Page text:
Park Lodge

Park Lodge

A Victorian home with many changes of use over the years

 

Park Lodge was built on what had once been a field used for grazing called Ram Park. During the latter part of the nineteenth century part of the field was starting to be populated with large houses in the newly-laid road called The Park.

Park Lodge was built in 1886 as a private house and from its beginning was home to James Griffin, a teacher of music and singing, who ran his own music school in the house. James Griffin was placing advertisements in the Western Gazette as early as January 1887.

By 1893 it appears from advertisements placed in the Western Gazette, that Park Lodge was by this time occupied by Warren Smith, a draper, and his family. The Smith family were in residence at least until the summer of 1918.

During the 1930s Park Lodge was home to the Carter family. The house remained in private hands until the Second World War at which time it became occupied by the United States Army.

Somerset County Council acquired Park Lodge in 1951 and for much of the 1950s it was used by Yeovil Girls High School. Many older Yeovilians fondly remember Park Lodge when it was a youth club and youth centre during the 1960s and into the 1970s.

In 1978 Somerset County Council sold Park Lodge, together with its grounds of 0.82 acres, to Yeovil District Council for the sum of £35,000 (around £300,000 at today's value). Park Lodge became the first purpose-built specialised sheltered housing scheme for the elderly in the South West with enhanced welfare and care facilities.

The design and supervision of the sheltered housing scheme was carried out by the council's own design staff (mostly the late Mike Haine, although I helped with a couple of drawings for the scheme) and built by Cornish & Co of Taunton commencing in November 1979. The scheme took two years to complete and cost £410,000.

The ground floor of the original Park Lodge building contained a communal dining room for residents, a kitchen, laundry and offices. The upper floors were converted to living accommodation for use by the warden and the deputy warden. A new communal lounge connected the old building to the new two-storey wing of fifteen self-contained flats. Each flat comprised a living room, bedroom, kitchen and bathroom and those on the ground floor were specially designed for wheelchair disabled. In the rear garden were constructed six one-bedroom bungalows, also designed for wheelchair disabled.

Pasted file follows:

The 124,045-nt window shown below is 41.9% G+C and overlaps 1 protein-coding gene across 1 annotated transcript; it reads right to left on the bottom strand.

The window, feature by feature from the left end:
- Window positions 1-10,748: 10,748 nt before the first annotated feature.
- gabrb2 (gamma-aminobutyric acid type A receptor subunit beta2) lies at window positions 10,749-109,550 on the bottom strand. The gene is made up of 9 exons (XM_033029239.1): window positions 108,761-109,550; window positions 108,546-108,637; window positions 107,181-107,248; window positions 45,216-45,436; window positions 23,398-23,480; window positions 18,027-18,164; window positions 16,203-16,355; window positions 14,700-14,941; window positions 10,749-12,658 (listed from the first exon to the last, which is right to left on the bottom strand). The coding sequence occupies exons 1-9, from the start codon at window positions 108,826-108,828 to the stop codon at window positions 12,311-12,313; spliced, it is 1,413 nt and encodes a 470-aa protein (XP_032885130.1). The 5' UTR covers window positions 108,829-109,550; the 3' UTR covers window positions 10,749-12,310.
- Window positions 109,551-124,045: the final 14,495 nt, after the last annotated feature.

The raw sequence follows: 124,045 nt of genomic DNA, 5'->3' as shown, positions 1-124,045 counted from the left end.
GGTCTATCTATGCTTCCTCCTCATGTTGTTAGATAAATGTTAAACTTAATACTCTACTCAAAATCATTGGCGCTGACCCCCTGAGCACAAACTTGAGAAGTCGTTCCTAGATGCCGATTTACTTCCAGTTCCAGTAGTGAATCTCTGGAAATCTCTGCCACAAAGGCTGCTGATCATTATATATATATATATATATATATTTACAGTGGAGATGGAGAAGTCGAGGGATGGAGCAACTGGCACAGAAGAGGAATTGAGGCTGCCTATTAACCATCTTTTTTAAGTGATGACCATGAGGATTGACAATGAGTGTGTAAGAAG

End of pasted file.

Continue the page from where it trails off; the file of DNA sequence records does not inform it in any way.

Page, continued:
The Park Lodge specialised sheltered housing scheme for the elderly was officially opened on 23 March 1982 by Her Royal Highness the Duchess of Kent.

 

MAPs



E Watts' map of Yeovil of 1806 shows Ram Park as a large triangular field right of centre and Higher Ram Park at top centre. The small triangular field with its northern edge bordering Preston Road was Ram Park Orchard. A footpath ran along the northern edge of Ram Park, connecting Clarence Street with Preston Road.  Top right is Preston Road, at right is Lower Kingston (today's Kingston) and at bottom centre is Hewish Lane (today's Huish) ending at Hewish Field.

 

The 1889 Ordnance Survey shows Ram Park subdivided into smaller fields and Park Road has encroached into the eastern corner. Although not shown on this map (since it was not built when the fields were surveyed), Park House had actually been built in 1888 just beneath the 'k' of the word 'Park'.

 

By the time of this 1903 Ordnance Survey Ram Park is no more. Park Road had been further extended west and then turned north to join Preston Road, at the same time West Park was constructed and new Edwardian villas were beginning to line both roads. Park Lodge is seen at centre, below Sidney Gardens. At this time it had been built for fifteen years and was the last house in The Park.

 

gallery

 

James Griffin's first advertisement for his music school at Park Lodge, placed in the 7 January 1887 edition of the Western Gazette.

 

An advertisement placed by James Griffin in the 30 August 1889 edition of the Western Gazette.

 

Park Lodge photographed in 1982, at the time of its official opening.

 

The original Park Lodge building. Photographed in 2018.

 

Park Lodge, at left, with part of the 1980's residential wing at right. Photographed in 2018.